A growing number of health systems have used clinical guidelines to better manage imaging services, studies show. The University of Virginia Health System found that unnecessary testing fell by between 5% and 11% after implementing such recommendations.
Virginia Mason Health System in Seattle in 2011 set up a system requiring its physicians — most of whom are on salary — to consult imaging guidelines. It would deny claims for any tests that did not meet appropriate criteria, except in rare circumstances. A study found the intervention led to a 23% drop in MRIs for lower back issues and headaches.
Dr. Craig Blackmore, a radiologist at Virginia Mason, said he worries that, unlike the efforts at his hospital, many doctors could be confused by the Medicare program because they have not received the proper training about the guidelines.
“My fear is that it will be a huge disruption in workflow and show no benefit,” he said.
In 2014, AtlantiCare, a large New Jersey hospital system, began grading physicians on whether they consult its guidelines.
“Some doctors see this tool as additional work, but it takes four clicks on a computer or less than a minute,” said Ernesto Cerdena, director of radiology services at AtlantiCare.
Not all Medicare imaging tests will be subject to the requirements. Emergency patients are exempt, as well as patients admitted to hospitals. CMS has identified some of the most common conditions for which doctors will have to consult guidelines. Those include heart disease, headache and pain in the lower back, neck or shoulders.
Robert Tennant, director of health information technology for the Medical Group Management Association, which represents large physician groups, said the law will unfairly affect all doctors merely to identify the few who order inappropriately.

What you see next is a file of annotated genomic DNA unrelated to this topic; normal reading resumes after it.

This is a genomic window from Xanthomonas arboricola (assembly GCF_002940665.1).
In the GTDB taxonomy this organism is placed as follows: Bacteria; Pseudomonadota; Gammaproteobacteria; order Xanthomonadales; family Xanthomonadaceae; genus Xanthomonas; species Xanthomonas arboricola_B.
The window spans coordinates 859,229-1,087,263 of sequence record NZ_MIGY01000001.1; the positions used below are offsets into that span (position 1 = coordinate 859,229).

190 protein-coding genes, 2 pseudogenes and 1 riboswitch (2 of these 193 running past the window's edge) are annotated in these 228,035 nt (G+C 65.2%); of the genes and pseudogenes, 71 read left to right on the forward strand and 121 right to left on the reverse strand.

“For the most part, doctors are well trained and know exactly what tests to perform,” Tennant said.
The association is one of several medical groups pushing Congress to repeal the provision.
The law required the federal government to designate health societies or health systems to develop guidelines and companies that would sell software to embed that information into doctors’ electronic health record systems.
Among the leaders in that effort is the American College of Radiology, which lobbied for the 2014 law and has been issuing imaging guidelines since the 1990s. It is one of about 20 medical organizations and health systems certified by CMS to publish separate guidelines for doctors.
The college wanted “to get ahead of the train and come up with a policy that was preferable to prior authorization,” said Cynthia Moran, an executive vice president of the radiology group. About 2,000 hospitals use the college’s licensed guidelines, more than any others, she said. And the college profits from that.
Moran said the licensing money helps the college defer the costs of developing the guidelines, which must be updated regularly based on new research. She said the college gives away the guidelines to individual doctors upon request and sells them only to large institutions, although she notes they are not as easy to access that way compared with being embedded in a doctor’s medical records.
©2019 Kaiser Health News